With all the news out of Egypt last week in every major paper and streaming in live, the casual observer would easily be forgiven for overlooking a comparatively benign—but still marked—story: Wednesday’s global celebrations in commemoration of the 12th anniversary of Venezuela’s Bolivarian revolution. In fact, it’s possible I would have overlooked the occasion too had we not received (from some mysterious email address) an invitation to attend the official celebration in New York at Venezuela’s consulate general on 51st street in Manhattan.
I almost deleted it upon receipt, but there it was, a day or two later, still sitting in my inbox and curiosity took hold. I called Venezuela home for nearly two years at the very outset of Hugo Chávez’ presidency and still have many Venezuelan friends both in and out of the country. What would it be like, I thought? What would they celebrate?
So I slogged down Fifth Avenue through New York’s ubiquitous icy slush and puddles to satisfy a nagging curiosity and observe the Bolivarian revolutionary revelry. The event was open to the public—no sign-in sheets or security checks—and only a few minutes after the 6 p.m. start time the crowd was already getting big. The celebrants were clearly mostly Venezuelan and it seemed like many of the early arrivals knew the consulate staff, but there was also a pretty diverse gringo crowd sporting patriotic Venezuelan hats and flags and bright red t-shirts.
If you happened to forget yours at home: “no problem!” There was a table of giveaway flags and apparel, and even hard-copy-bound books (in English) with select writings by el libertador himself.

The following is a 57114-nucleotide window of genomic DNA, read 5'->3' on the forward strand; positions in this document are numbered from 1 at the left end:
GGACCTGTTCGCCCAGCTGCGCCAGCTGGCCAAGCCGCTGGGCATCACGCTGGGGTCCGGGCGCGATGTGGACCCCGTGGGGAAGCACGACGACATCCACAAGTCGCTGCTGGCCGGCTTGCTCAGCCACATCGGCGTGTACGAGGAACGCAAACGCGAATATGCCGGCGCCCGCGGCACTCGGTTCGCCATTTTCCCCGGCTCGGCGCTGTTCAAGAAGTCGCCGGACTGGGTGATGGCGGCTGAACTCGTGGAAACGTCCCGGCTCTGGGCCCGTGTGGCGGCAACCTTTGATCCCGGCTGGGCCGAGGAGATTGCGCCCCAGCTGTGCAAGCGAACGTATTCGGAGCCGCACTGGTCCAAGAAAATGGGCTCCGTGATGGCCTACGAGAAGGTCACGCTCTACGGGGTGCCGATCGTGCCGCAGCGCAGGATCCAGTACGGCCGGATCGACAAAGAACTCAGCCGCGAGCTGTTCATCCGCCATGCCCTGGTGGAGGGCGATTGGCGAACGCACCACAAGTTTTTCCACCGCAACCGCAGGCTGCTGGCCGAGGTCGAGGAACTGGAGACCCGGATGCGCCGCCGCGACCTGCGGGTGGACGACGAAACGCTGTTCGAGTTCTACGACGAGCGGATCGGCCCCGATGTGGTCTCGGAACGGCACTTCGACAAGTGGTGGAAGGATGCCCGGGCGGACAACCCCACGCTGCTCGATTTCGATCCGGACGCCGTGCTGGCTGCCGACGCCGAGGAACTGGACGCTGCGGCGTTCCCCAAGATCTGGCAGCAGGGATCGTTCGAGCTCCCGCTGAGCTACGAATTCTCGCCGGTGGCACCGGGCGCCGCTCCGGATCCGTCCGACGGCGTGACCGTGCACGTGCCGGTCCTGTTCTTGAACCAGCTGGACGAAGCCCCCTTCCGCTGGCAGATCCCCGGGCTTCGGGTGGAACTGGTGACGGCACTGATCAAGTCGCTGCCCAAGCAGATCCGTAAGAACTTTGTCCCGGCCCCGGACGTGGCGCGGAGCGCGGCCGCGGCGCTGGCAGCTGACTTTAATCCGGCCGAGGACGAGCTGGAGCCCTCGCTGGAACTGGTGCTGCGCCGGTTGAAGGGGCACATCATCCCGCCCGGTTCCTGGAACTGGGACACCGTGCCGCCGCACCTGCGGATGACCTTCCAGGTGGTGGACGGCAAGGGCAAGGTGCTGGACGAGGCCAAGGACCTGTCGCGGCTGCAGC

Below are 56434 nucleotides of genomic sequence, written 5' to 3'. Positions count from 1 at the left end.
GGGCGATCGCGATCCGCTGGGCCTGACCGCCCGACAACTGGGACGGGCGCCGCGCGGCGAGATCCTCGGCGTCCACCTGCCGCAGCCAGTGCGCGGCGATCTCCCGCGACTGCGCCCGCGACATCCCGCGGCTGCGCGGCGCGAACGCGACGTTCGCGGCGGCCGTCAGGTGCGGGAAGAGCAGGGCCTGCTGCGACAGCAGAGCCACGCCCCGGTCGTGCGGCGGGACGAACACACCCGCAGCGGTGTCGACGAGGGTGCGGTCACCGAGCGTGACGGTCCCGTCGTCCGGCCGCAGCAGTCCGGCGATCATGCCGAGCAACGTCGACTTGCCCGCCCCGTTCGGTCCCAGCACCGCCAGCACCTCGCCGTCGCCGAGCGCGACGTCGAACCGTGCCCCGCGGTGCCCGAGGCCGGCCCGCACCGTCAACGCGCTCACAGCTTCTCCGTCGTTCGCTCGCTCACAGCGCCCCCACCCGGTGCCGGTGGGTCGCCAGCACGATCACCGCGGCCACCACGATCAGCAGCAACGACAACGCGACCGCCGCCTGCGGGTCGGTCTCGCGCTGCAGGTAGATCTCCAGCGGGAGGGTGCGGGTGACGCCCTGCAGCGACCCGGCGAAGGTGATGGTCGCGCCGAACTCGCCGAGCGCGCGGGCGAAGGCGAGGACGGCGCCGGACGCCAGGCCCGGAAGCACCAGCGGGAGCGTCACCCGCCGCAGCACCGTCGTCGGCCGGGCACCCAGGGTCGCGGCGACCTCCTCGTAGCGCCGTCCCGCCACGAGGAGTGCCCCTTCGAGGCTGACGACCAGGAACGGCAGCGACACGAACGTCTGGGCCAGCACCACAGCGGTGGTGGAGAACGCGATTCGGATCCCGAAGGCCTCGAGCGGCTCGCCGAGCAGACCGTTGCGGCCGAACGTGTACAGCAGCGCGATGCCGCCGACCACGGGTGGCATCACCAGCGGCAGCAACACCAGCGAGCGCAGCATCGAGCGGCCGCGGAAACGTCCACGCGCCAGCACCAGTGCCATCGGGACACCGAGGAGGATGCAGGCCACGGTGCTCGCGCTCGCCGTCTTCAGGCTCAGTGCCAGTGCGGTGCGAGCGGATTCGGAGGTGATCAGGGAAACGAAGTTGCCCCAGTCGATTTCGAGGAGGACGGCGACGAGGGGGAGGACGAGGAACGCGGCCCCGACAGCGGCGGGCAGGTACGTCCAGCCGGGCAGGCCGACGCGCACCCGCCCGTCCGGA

Brazilian President Luiz Inácio Lula da Silva—one of Time Magazine’s newly-named most influential people in the world—will travel to Iran next week for what have become regular meetings with his Iranian counterpart Mahmoud Ahmadinejad. The leaders are sure to discuss the month-long UN conference on the Nuclear Non-Proliferation Treaty that began yesterday in New York, their countries’ growing commercial relationship, and ways that Brazil’s emergent roll as an arbiter between Iran and the West can advance their mutual interests.
Overall, Lula’s efforts to expand Brazil’s clout on the world stage have been characterized by refusals to choose sides in historic disputes or submit to pressure from major powers like the United States. His approach to international relations seems rooted in efforts to engage all parties as equals, while avoiding tough subjects like Iran’s nuclear ambitions, Russian authoritarianism or Cuba’s human rights record. The hope might be that by maintaining neutrality in the short term—while simultaneously expanding trade and investment ties to its less savory allies—Brazil’s access to and presumed influence over key foreign leaders will make it a channel through which to conduct sensitive diplomatic negotiations.
What has this strategy achieved? Well, it has definitely generated a lot of news. From Israel to Iran, India to China, Cuba to Russia, Lula’s globetrotting has produced intense media coverage and the belief in many circles that Brazil is a rising power. It’s resistance to U.S. pressure to support stronger sanctions against Iran—even during Secretary of State Hillary Clinton’s trip to Brazil in March—certainly drew the ire of the U.S. foreign policy community and made him a hero among those who disagree with the U.S. approach.
But, what about the bigger picture?
Have the Iranians halted their nuclear programs or submitted to unfettered international inspections? No. Has Cuba improved its human rights record? Não. Israeli-Palestinian peace? Keep dreaming. If Lula really wants the world to believe that next week’s abraços with an Iranian tyrant are motivated by anything other than pure national self interest, it’s time for him to actually achieve something for the greater good.
Here’s one idea.
Remember those three American hikers from Berkeley who were arrested in July 2009 when they foolhardily strayed into Iranian territory while hiking in Kurdistan? Their names are Shane Bauer, 27, Joshua Fattal, 27, and Sarah Shourd, 31 and the State Department reported last week that two of them are ill in prison in Tehran. It’s time for Lula to bring them home.
This is a very real possibility for a few reasons...
June 1: This AQ-Efecto Naím segment looks at sustainable cities in the hemisphere.